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Will the Energy Transformation Cause the Lights to Go Out Soon?

Security of Supply

Will the Energy Transformation Cause the Lights to Go Out Soon?

  • Elektrizitätswerk

If you say A, you must also say B. If you choose the energy transformation, you cannot get around modernizing the energy system. This is the case in Baden-Württemberg. Today nearly 33 per cent of electricity produced here still came from nuclear power. Wind and the sun are to supply most of our electricity in the future, and yet their yields fluctuate. In order to guarantee an enduring and stable supply, our energy system must change. This has great significance for this business location. And it is doable.

Germany’s electricity supply shall be secure. This is stipulated in Section 1 of the German Energy Act (Energiewirtschaftsgesetz). The Federal Ministry of Economics assumes the monitoring duties; the transmission grid operators guarantee the secure operation of the system. Globally speaking, Germany has one of the most secure electricity supplies, which can be seen from the so-called unavailability figures. This is the average time period within a year in which a consumer’s access to electricity is disrupted. Compared with other countries in Europe, Germany has a particularly low figure (12.3 minutes in 2014). This should remain the case in the future. A functioning economy in particular needs to be guaranteed a seamless supply of electricity. And it will be – if we modernise the energy system accordingly. In order to do so, we must make adjustments in several key areas.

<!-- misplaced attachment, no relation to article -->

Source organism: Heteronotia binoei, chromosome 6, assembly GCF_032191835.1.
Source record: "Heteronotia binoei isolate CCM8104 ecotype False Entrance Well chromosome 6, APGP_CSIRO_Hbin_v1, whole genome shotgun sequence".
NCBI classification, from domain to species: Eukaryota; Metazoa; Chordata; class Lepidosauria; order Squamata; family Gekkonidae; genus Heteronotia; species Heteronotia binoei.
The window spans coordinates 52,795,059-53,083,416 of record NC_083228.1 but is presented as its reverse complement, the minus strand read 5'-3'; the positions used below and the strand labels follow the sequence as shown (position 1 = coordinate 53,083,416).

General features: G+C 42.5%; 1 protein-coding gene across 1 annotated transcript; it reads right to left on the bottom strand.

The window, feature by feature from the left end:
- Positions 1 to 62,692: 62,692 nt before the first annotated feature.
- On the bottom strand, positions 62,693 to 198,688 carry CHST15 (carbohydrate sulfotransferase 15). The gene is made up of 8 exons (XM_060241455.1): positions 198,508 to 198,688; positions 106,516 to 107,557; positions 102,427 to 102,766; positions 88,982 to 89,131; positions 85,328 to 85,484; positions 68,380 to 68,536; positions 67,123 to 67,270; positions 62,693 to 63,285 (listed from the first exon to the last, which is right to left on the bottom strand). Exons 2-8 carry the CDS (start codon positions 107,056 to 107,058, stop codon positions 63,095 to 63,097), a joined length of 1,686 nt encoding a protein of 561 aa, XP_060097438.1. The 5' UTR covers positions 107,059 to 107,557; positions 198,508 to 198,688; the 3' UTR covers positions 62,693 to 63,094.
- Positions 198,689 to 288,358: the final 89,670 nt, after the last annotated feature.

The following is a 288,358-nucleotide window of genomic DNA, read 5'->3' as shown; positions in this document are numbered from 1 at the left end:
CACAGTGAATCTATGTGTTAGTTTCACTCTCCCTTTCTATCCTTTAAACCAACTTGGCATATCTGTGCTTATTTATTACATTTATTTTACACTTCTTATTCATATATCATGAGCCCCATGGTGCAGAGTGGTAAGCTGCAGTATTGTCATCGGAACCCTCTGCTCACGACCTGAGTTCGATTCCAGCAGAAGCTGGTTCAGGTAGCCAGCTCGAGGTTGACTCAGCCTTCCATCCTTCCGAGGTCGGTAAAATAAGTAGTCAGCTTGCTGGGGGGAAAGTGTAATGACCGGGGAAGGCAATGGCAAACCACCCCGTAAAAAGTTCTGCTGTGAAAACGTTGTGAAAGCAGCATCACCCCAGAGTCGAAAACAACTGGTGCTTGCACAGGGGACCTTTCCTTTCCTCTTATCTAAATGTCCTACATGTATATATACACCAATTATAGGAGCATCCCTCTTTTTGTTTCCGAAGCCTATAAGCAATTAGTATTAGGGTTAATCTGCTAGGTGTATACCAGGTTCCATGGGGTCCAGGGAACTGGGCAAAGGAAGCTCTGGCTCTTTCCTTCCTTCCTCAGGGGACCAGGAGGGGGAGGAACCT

1. The Federal Network Agency confirms that Germany’s electricity production is sufficient. Even in the winter months, Germany exports electricity. In fact, on average, it exports the amount generated by a nuclear power plant daily. Although less solar power is produced in the cold months, generation from wind reaches some of its highest levels during that time.

2. Admittedly, there have been shortages in the grid on individual days in winters past, which had to be compensated by grid operators and the Federal Network Agency. The experience gained in the recent years helps to keep the grid stable - even during winter.

3. We must invest in new electricity grids to ensure that electricity can reach the end users who need it because switching to renewable energy changes the requirements for transporting electricity from wind parks in the north to business locations in the south, just to name one scenario.

4. Electricity grids must become intelligent. “Smart grids”, as they are called, are designed to recognise fluctuations in the grid and compensate for them quickly with appropriate measures. This gives us the technical capability of reconciling supply and demand.

5. Storage technologies will play an important role in the energy system of the future. Excess electricity can hardly be stored currently. In the future, pumped storage hydro power stations or power-to-gas plants will help ensure that excess energy can be made available for use during times when electricity generation is down.

6. In addition to renewable energy, we will also need highly efficient and fast-reacting gas power plants that can guarantee the security of supply even when there is no wind and at the same time clouds fill the sky. Coal-fired power plants emit a great deal of CO2 and need a significant amount of time to be switched on and off; they cannot be made available quickly enough when there is a shortage of supply.

7. It is true that all this will take a lot of work. But it does not endanger the electricity supply in our state. Now it is time to set the proper course and to quickly make the necessary investments.